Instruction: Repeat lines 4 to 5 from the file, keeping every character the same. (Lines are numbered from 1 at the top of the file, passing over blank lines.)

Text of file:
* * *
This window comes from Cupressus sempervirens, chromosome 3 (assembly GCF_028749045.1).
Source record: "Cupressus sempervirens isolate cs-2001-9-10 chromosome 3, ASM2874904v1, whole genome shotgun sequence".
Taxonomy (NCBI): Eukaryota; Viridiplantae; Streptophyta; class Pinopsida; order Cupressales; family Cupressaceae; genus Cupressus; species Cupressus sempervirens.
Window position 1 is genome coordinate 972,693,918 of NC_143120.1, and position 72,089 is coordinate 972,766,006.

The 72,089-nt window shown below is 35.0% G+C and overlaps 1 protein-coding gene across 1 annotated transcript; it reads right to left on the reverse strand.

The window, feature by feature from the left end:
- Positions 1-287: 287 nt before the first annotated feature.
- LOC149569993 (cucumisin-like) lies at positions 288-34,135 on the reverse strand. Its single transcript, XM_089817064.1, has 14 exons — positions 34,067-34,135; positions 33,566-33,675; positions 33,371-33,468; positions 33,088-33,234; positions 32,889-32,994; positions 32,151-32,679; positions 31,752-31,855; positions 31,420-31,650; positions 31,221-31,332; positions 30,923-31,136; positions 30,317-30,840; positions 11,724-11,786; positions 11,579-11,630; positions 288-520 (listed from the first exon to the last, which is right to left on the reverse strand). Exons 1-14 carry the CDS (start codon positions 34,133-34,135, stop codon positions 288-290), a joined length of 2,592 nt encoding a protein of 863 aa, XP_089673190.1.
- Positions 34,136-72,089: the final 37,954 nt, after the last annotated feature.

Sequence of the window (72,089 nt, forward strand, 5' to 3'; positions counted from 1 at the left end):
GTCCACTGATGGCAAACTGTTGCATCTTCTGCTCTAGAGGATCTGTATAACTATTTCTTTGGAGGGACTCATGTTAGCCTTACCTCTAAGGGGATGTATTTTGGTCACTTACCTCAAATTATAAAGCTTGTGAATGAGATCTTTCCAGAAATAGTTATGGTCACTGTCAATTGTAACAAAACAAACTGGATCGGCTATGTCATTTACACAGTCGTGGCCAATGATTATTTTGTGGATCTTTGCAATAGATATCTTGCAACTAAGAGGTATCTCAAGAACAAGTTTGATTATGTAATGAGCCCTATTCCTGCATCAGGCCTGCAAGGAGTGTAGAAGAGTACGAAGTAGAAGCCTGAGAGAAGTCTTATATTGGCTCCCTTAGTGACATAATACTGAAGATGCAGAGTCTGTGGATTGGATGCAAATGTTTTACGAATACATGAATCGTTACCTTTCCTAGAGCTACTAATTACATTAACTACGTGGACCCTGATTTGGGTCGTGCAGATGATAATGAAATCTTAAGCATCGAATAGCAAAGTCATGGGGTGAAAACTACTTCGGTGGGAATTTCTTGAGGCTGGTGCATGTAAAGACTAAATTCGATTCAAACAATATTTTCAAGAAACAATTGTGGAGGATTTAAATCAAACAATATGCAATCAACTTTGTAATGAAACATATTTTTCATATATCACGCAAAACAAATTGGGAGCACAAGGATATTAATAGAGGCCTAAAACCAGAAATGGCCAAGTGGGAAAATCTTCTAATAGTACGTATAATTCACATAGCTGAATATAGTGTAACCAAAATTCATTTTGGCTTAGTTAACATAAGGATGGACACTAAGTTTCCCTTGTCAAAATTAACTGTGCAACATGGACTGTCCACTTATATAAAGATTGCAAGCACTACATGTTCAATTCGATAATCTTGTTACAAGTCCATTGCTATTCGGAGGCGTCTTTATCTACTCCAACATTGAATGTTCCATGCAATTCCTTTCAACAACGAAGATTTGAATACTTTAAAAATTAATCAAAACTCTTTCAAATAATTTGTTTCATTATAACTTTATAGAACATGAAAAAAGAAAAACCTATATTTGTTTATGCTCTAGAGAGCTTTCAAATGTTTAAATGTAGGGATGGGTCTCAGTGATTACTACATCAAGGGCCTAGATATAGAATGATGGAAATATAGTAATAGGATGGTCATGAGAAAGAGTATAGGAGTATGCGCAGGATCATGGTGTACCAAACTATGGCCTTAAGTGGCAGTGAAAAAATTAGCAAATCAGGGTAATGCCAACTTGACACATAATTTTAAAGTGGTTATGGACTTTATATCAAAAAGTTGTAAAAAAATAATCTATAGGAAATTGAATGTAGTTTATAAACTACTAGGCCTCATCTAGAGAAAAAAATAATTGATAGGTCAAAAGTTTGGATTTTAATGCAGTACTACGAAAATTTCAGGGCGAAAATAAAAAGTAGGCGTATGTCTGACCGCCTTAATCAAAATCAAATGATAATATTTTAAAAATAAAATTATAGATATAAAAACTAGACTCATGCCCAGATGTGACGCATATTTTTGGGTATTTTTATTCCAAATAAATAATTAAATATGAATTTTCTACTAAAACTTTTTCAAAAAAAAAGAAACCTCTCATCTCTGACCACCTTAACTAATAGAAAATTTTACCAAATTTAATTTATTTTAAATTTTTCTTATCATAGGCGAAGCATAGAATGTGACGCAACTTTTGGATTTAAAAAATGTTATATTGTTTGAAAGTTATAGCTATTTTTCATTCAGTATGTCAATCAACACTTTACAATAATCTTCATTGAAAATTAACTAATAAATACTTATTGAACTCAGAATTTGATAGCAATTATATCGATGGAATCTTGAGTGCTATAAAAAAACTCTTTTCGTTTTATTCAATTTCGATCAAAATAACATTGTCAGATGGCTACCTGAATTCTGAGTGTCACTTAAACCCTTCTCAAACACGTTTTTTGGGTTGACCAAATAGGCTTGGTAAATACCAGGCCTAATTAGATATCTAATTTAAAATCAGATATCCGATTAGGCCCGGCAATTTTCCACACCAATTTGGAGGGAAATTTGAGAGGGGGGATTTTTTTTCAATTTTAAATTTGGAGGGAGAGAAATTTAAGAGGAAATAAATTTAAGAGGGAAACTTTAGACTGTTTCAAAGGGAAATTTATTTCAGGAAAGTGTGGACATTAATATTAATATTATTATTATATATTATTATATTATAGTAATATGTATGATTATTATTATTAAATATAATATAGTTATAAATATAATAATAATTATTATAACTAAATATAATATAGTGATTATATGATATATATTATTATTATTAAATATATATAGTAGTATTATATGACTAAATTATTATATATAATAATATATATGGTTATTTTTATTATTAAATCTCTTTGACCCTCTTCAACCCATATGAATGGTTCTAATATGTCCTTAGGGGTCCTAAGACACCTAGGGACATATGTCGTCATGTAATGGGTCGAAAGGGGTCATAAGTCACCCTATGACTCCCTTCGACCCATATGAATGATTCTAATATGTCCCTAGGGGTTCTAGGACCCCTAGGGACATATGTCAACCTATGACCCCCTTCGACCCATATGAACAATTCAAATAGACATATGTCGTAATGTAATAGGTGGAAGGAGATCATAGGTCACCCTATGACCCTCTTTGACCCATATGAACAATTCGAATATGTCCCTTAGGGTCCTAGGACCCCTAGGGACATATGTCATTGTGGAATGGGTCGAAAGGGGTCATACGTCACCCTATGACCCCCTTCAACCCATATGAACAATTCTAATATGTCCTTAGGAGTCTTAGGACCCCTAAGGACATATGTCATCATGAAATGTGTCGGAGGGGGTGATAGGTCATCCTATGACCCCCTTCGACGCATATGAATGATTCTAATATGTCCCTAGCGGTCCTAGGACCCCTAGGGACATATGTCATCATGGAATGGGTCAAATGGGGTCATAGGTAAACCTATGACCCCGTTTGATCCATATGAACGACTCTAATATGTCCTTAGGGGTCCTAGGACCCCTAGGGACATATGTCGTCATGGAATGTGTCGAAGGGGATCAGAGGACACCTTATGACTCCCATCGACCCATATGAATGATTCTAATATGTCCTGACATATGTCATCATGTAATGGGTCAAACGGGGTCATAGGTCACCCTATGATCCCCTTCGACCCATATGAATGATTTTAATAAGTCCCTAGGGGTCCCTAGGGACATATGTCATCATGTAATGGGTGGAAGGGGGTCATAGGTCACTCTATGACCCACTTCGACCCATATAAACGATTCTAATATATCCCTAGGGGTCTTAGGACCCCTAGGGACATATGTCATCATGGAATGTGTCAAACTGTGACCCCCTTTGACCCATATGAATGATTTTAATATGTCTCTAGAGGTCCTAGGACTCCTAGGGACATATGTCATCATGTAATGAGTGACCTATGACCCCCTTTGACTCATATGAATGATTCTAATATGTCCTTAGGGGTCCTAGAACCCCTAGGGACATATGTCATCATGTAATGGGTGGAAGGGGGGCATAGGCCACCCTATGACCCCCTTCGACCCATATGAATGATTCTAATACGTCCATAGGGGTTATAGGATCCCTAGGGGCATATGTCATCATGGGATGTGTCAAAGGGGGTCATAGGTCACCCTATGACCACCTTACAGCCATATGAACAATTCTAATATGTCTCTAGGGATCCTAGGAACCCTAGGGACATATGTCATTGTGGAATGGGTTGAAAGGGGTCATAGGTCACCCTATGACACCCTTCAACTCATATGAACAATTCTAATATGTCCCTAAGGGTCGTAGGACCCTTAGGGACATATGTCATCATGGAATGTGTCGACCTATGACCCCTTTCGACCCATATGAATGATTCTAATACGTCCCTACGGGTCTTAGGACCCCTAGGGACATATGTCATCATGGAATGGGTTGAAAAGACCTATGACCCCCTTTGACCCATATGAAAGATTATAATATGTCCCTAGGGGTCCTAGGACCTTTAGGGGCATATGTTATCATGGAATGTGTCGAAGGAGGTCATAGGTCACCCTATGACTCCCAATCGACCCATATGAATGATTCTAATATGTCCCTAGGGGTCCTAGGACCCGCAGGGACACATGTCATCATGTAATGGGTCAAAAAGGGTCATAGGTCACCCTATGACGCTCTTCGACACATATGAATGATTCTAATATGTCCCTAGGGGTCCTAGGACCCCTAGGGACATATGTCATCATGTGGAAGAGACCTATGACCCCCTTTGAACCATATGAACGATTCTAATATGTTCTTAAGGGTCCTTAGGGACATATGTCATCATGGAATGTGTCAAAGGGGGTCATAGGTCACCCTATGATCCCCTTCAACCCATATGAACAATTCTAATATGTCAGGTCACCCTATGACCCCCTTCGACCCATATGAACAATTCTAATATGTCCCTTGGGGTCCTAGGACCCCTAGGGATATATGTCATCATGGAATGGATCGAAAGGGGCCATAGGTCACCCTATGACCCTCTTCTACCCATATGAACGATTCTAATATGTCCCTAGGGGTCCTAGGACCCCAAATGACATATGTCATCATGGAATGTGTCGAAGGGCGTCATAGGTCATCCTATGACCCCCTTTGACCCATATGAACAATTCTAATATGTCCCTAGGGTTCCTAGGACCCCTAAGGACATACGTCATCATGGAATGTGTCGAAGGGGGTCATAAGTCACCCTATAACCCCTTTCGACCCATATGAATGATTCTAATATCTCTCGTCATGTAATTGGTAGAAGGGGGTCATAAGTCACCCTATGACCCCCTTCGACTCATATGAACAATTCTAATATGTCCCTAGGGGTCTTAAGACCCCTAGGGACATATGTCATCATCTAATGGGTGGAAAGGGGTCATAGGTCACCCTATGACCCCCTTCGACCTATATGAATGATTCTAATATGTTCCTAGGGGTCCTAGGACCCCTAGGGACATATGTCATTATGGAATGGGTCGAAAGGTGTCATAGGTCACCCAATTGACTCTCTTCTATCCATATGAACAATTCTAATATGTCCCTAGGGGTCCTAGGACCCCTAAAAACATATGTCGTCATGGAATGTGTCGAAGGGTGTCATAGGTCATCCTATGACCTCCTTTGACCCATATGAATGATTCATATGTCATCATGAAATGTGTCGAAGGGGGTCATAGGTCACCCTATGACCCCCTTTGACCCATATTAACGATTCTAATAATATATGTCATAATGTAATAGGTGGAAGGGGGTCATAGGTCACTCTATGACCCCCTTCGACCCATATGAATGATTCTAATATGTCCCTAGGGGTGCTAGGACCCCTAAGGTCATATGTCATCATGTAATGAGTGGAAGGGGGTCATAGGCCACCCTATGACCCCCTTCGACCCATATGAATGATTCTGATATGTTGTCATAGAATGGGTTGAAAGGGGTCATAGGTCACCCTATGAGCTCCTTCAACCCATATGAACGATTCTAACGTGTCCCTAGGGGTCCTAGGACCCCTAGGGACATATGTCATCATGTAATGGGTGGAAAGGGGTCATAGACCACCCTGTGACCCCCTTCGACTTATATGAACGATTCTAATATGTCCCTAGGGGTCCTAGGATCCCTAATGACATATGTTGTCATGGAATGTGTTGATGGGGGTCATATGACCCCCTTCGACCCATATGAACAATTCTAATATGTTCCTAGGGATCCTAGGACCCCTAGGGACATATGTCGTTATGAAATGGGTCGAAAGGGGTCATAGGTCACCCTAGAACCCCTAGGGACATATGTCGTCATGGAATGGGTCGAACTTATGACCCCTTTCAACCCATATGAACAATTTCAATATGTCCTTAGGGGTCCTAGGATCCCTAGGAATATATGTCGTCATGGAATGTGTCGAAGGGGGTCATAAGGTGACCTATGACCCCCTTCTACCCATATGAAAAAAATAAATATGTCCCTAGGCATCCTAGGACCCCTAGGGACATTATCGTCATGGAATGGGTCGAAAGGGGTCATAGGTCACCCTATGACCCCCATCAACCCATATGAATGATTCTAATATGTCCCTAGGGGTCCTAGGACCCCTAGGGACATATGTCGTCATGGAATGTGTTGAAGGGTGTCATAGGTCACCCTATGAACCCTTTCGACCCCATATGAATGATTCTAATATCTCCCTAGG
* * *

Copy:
Window position 1 is genome coordinate 972,693,918 of NC_143120.1, and position 72,089 is coordinate 972,766,006.

The 72,089-nt window shown below is 35.0% G+C and overlaps 1 protein-coding gene across 1 annotated transcript; it reads right to left on the reverse strand.